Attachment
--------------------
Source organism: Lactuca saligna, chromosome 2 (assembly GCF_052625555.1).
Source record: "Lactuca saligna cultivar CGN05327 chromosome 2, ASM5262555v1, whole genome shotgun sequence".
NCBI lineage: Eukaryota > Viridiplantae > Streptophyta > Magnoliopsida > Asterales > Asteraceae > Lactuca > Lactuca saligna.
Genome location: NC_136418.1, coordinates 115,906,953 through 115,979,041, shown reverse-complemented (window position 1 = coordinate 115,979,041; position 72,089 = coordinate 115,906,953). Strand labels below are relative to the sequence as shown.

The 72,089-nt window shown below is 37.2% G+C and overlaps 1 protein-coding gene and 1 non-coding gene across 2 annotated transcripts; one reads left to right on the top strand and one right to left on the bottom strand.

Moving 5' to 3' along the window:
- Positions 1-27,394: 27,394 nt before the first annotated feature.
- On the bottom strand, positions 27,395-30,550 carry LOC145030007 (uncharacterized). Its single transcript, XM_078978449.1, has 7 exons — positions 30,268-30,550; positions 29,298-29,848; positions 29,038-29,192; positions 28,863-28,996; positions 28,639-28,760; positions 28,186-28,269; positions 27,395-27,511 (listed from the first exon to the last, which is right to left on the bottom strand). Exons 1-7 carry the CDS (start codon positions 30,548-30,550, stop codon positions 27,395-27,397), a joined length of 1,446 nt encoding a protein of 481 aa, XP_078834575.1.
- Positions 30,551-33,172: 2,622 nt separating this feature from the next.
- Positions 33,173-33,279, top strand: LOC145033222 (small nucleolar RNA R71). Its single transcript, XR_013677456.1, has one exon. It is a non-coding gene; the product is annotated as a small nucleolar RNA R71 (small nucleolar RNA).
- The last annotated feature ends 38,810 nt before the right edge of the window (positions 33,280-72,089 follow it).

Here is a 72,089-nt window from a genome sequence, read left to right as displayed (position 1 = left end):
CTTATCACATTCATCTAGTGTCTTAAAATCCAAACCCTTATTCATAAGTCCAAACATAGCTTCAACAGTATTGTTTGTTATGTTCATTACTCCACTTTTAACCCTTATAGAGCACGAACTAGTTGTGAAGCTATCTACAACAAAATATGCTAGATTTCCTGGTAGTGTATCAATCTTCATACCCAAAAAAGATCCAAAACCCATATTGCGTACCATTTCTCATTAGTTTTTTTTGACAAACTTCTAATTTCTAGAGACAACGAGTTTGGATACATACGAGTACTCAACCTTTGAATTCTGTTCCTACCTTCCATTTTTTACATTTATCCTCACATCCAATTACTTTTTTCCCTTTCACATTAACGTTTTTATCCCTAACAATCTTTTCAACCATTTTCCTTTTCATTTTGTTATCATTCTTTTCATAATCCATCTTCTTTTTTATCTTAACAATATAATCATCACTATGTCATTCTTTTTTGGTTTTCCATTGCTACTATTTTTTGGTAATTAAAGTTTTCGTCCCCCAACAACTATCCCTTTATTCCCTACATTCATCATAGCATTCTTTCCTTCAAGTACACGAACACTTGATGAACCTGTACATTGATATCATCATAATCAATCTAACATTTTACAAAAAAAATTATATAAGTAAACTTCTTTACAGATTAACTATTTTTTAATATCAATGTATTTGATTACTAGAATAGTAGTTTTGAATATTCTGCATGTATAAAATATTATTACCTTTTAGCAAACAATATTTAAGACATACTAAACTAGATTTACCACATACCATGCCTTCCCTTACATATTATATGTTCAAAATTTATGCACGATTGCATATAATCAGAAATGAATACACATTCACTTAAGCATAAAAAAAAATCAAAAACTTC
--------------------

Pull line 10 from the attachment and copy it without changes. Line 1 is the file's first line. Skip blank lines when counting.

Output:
- Positions 33,173-33,279, top strand: LOC145033222 (small nucleolar RNA R71). Its single transcript, XR_013677456.1, has one exon. It is a non-coding gene; the product is annotated as a small nucleolar RNA R71 (small nucleolar RNA).